Only time will tell if Mike Lovell can help turn Marquette University into an engine for entrepreneurship, but he certainly hasn’t been resting on his laurels.
When Lovell was introduced as Marquette’s new president in September 2014, he unveiled a $ 5 million “Strategic Innovation Fund” to invest in entrepreneurial initiatives on campus. The announcement signaled Lovell’s—and Marquette’s—commitment to help students and faculty advance their ideas for new products, companies, and school programs.
On Thursday, the Wisconsin Economic Development Corp. (WEDC) announced it has partnered with the Milwaukee university to create the Marquette Enterprise Seed Fund. The fund will provide $ 600,000 in early-stage capital to students, faculty, and staff at the school who have started businesses.
After the first application period, which WEDC said will take place this fall, the university will award $ 25,000 to $ 50,000 apiece to as many as six eligible companies. Depending on the project’s business model and needs, funding may be in the form of a grant or investment, WEDC said.
The money will come from two sources: Marquette’s Strategic Innovation Fund and WEDC’s Capital Catalyst program, which provides matching seed grants to organizations or communities running funds that provide capital to startups and other small businesses.
Kelly Lietz, vice president of marketing at WEDC, says his organization took notice when Marquette announced the Strategic Innovation Fund last year and reached out to Lovell to explore a potential partnership.
Lietz says when Marquette officials were designing the new seed fund, they reviewed the model for Ideadvance, a $ 2 million seed fund co-founded by WEDC that supports startups at University of Wisconsin system campuses.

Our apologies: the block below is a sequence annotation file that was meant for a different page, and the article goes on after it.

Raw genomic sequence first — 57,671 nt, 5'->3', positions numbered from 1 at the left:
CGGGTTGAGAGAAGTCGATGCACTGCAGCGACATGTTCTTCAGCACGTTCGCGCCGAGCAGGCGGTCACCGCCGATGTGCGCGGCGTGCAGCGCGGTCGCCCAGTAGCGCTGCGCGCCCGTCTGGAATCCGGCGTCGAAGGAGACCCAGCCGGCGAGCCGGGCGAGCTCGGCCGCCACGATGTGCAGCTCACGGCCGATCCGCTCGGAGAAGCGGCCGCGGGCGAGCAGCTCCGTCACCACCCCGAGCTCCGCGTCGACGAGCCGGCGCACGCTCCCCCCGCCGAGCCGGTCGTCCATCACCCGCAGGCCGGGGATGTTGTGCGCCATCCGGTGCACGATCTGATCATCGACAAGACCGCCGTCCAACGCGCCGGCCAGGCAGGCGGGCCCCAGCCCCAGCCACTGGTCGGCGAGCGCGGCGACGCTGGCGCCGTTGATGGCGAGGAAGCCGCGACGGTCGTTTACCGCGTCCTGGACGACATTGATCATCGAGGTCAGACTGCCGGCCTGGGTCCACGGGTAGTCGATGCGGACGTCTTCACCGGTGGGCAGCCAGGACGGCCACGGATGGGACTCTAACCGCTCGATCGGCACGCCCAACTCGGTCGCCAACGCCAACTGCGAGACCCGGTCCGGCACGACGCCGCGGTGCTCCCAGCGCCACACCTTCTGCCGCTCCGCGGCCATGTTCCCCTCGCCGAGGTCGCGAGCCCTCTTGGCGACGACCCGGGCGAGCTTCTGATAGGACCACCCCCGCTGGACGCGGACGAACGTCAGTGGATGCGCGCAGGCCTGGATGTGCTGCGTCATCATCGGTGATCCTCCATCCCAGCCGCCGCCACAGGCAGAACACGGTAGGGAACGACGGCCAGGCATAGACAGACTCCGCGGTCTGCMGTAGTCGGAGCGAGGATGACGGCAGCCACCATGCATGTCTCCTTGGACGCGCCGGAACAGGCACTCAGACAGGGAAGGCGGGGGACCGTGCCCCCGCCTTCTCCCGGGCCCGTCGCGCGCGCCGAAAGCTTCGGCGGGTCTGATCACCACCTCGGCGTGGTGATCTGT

Marquette’s new fund is the first of its kind at a private college or university in Wisconsin, Lietz says.
“Marquette has had less experience than large research universities in launching new businesses from its research activities,” Jeanne Hossenlopp, vice president for research and innovation, says. However, she points to Promentis Pharmaceuticals as a recent example of faculty members getting a new venture off the ground.
Promentis, founded in 2007 by Marquette biomedical sciences professors David Baker and John Mantsch, is a startup working to develop drugs that can modify brain chemistry to treat central nervous system disorders. The company has raised more than $ 7.4 million in equity funding, grants, and loans. Earlier this year, it signed a licensing deal with the University of Montana for the rights to compounds developed by researchers there.
Hossenlopp says there is positive movement around research and development at Marquette, such as the school doubling R&D expenditures over the past five years. It will attempt to repeat the feat by 2020, she says.
And although Lovell has only presided over the university for 16 months, his presence has been “catalytic,” she adds.
“With the arrival of President Lovell, there has been a much stronger focus on innovation and entrepreneurship as a campus-wide theme,” Hossenlopp says. “His Strategic Innovation Fund has provided a new resource for students, faculty, and staff to engage in innovations of all types. Entrepreneurship will definitely continue to accelerate under his leadership.”